More to the point, Crawford has yet to be tested the way Inoue was in that first epic war with “The Filipino Flash.” Inoue had to overcome not only one of Donaire’s career best performances, but a broken orbital bone, before finally winning by unanimous decision. To then turn around and score a dominant KO over the same fighter who put him through hell in their first meeting also scores major points in my book.
Plus, “The Monster” not only cleaned out the bantamweight division over the past five years, he beat a different champion for every strap from every major sanctioning body. Inoue defended his own titles, and then took the others, one by one, until he was undisputed. That is an accomplishment deserving of serious plaudits. Plus, he prevailed by knockout in every one of those matches, with the exception of his first extraordinary battle with Donaire.
Those stoppage wins for Inoue are another major factor that puts him ahead of Crawford in my mind. “The Monster” possesses the kind of one-punch power you rarely see at the lower weights, along with an impressive 88 percent knockout ratio. A young Muhammad Ali was the heavyweight who could move like a bantamweight. Well, Inoue is a bantamweight who hits like a heavyweight. The only recent example of a smaller fighter with this kind of game-changing power is a prime Roman Gonzales, who at one point boasted a 91 percent KO ratio, and was also in the running for the top pound-for-pound boxer on the planet when he was at his best.
Crawford, while a technically gifted fighter who is one of the best switch-hitters I’ve ever seen, just doesn’t have an attribute as unusual and game-changing as Inoue’s punching power, a weapon which, incredibly, has followed the Japanese warrior as he’s moved up in weight. Both Crawford and Inoue are excellent at everything: they can box, they can punch, they have extraordinary ring IQs, and they stay cool and fluid in the toughest situations—but Inoue’s power is the attribute of historic proportions. And this in turn is where Inoue’s stoppage of Fulton strikes me as a more impressive win than Crawford’s over Spence. “Bud” has been a full-fledged welterweight for some time now, but when Inoue took on Fulton, he was going up against a fighter with obvious natural advantages in terms of size and weight. It didn’t matter: he rendered Fulton helpless.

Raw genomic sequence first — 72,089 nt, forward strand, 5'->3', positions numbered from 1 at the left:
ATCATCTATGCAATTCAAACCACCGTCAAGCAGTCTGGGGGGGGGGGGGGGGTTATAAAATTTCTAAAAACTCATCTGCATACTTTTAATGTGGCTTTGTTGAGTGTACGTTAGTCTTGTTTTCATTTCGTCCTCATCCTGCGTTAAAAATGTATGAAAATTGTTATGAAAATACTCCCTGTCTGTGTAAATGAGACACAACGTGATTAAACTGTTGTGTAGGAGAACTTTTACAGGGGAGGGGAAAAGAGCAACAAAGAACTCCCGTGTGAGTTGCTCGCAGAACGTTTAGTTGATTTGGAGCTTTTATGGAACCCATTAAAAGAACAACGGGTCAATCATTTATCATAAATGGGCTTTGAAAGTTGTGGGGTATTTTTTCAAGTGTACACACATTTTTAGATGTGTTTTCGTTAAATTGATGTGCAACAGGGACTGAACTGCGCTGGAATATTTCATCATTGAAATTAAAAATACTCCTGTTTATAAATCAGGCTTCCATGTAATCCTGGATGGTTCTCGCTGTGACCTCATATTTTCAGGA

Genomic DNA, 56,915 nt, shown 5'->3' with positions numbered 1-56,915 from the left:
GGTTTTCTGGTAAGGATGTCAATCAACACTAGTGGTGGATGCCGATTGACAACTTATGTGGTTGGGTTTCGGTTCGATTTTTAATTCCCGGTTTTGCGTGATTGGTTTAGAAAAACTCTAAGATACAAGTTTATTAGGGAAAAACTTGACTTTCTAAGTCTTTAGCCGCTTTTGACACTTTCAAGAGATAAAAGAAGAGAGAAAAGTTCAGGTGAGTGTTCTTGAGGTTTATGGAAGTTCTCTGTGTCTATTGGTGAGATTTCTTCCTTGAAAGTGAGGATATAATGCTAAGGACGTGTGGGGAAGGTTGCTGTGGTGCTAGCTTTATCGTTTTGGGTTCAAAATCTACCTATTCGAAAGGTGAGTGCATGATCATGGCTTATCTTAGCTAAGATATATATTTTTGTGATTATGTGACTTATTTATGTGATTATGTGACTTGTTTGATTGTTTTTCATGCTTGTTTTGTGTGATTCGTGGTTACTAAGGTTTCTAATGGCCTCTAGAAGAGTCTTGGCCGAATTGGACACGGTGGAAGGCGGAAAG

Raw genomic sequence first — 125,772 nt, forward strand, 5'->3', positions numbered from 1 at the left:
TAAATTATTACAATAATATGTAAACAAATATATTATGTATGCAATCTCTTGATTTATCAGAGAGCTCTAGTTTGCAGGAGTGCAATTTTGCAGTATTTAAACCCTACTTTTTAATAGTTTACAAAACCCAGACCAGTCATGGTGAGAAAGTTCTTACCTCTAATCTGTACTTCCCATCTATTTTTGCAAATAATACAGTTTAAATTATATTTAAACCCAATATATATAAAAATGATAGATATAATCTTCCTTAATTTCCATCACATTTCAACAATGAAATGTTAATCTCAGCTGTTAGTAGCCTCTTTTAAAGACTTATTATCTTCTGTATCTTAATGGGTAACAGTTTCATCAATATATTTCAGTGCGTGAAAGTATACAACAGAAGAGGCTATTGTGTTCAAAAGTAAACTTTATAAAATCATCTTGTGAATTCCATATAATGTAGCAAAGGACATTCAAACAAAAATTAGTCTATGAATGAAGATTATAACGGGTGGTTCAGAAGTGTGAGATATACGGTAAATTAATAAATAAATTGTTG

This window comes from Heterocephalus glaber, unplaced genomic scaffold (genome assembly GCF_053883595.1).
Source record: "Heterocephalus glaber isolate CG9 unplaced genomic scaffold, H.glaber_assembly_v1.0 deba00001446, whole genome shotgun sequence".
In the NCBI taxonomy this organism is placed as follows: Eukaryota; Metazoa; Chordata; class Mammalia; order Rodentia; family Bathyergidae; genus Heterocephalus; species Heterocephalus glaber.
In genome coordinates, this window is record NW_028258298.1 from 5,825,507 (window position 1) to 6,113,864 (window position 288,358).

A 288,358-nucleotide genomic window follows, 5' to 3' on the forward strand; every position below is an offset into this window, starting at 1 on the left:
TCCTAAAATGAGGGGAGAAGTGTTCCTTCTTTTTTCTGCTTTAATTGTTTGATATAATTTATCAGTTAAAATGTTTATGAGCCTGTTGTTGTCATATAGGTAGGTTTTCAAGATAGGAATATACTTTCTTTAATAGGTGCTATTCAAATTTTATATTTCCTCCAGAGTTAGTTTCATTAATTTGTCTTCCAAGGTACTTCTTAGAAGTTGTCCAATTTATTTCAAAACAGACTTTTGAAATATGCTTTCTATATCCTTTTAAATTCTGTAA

I also cannot ignore the fact that Crawford is now 35-years-old. Nothing about his destruction of Spence leads me to think that Crawford’s skills have diminished even a little bit, and sometimes with athletes it’s about miles not years, but Father Time often comes fast for boxers. So while this is another small factor, I think that Inoue being five years younger puts him exactly in his prime, while Crawford, despite his domination of Spence, is much closer to the end than the beginning.
It’s been great reading some of the arguments regarding who deserves to be number one, Inoue or Crawford, and a strong case can be made for both. Boxing fans frequently have this sort of debate over fighters who are long retired or even long dead, but it’s not that often we have such a close pound-for-pound debate in real time. I might favor Inoue, but that’s no knock on Bud Crawford. Both are great champions, and long may they reign. — Joshua Isard